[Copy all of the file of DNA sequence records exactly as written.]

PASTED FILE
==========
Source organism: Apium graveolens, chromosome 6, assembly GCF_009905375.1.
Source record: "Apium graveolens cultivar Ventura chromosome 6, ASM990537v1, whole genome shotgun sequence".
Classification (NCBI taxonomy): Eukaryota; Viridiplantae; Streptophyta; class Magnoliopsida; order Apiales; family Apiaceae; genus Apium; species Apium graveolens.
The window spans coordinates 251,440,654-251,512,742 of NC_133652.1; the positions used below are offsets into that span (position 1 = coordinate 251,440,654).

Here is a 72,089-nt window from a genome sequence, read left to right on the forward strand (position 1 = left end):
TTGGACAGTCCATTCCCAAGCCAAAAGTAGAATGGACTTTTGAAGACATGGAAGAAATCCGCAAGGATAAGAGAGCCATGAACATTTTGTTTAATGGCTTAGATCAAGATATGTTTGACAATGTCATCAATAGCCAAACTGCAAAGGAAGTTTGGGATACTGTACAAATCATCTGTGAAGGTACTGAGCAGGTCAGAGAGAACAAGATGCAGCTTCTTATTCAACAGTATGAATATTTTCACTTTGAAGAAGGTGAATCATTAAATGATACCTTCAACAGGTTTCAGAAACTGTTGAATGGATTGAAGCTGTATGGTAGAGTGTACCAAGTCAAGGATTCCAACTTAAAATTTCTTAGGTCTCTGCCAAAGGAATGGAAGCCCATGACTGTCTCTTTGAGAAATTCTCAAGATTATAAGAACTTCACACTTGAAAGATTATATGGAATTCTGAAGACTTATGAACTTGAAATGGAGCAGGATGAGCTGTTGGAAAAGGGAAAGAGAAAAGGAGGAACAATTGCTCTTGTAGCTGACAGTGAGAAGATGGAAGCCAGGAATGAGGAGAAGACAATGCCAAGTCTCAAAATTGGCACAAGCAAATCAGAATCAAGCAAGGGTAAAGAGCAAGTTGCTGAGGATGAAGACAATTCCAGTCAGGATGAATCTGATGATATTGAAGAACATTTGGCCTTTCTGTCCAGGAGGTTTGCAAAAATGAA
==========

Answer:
Source organism: Apium graveolens, chromosome 6, assembly GCF_009905375.1.
Source record: "Apium graveolens cultivar Ventura chromosome 6, ASM990537v1, whole genome shotgun sequence".
Classification (NCBI taxonomy): Eukaryota; Viridiplantae; Streptophyta; class Magnoliopsida; order Apiales; family Apiaceae; genus Apium; species Apium graveolens.
The window spans coordinates 251,440,654-251,512,742 of NC_133652.1; the positions used below are offsets into that span (position 1 = coordinate 251,440,654).

Here is a 72,089-nt window from a genome sequence, read left to right on the forward strand (position 1 = left end):
TTGGACAGTCCATTCCCAAGCCAAAAGTAGAATGGACTTTTGAAGACATGGAAGAAATCCGCAAGGATAAGAGAGCCATGAACATTTTGTTTAATGGCTTAGATCAAGATATGTTTGACAATGTCATCAATAGCCAAACTGCAAAGGAAGTTTGGGATACTGTACAAATCATCTGTGAAGGTACTGAGCAGGTCAGAGAGAACAAGATGCAGCTTCTTATTCAACAGTATGAATATTTTCACTTTGAAGAAGGTGAATCATTAAATGATACCTTCAACAGGTTTCAGAAACTGTTGAATGGATTGAAGCTGTATGGTAGAGTGTACCAAGTCAAGGATTCCAACTTAAAATTTCTTAGGTCTCTGCCAAAGGAATGGAAGCCCATGACTGTCTCTTTGAGAAATTCTCAAGATTATAAGAACTTCACACTTGAAAGATTATATGGAATTCTGAAGACTTATGAACTTGAAATGGAGCAGGATGAGCTGTTGGAAAAGGGAAAGAGAAAAGGAGGAACAATTGCTCTTGTAGCTGACAGTGAGAAGATGGAAGCCAGGAATGAGGAGAAGACAATGCCAAGTCTCAAAATTGGCACAAGCAAATCAGAATCAAGCAAGGGTAAAGAGCAAGTTGCTGAGGATGAAGACAATTCCAGTCAGGATGAATCTGATGATATTGAAGAACATTTGGCCTTTCTGTCCAGGAGGTTTGCAAAAATGAA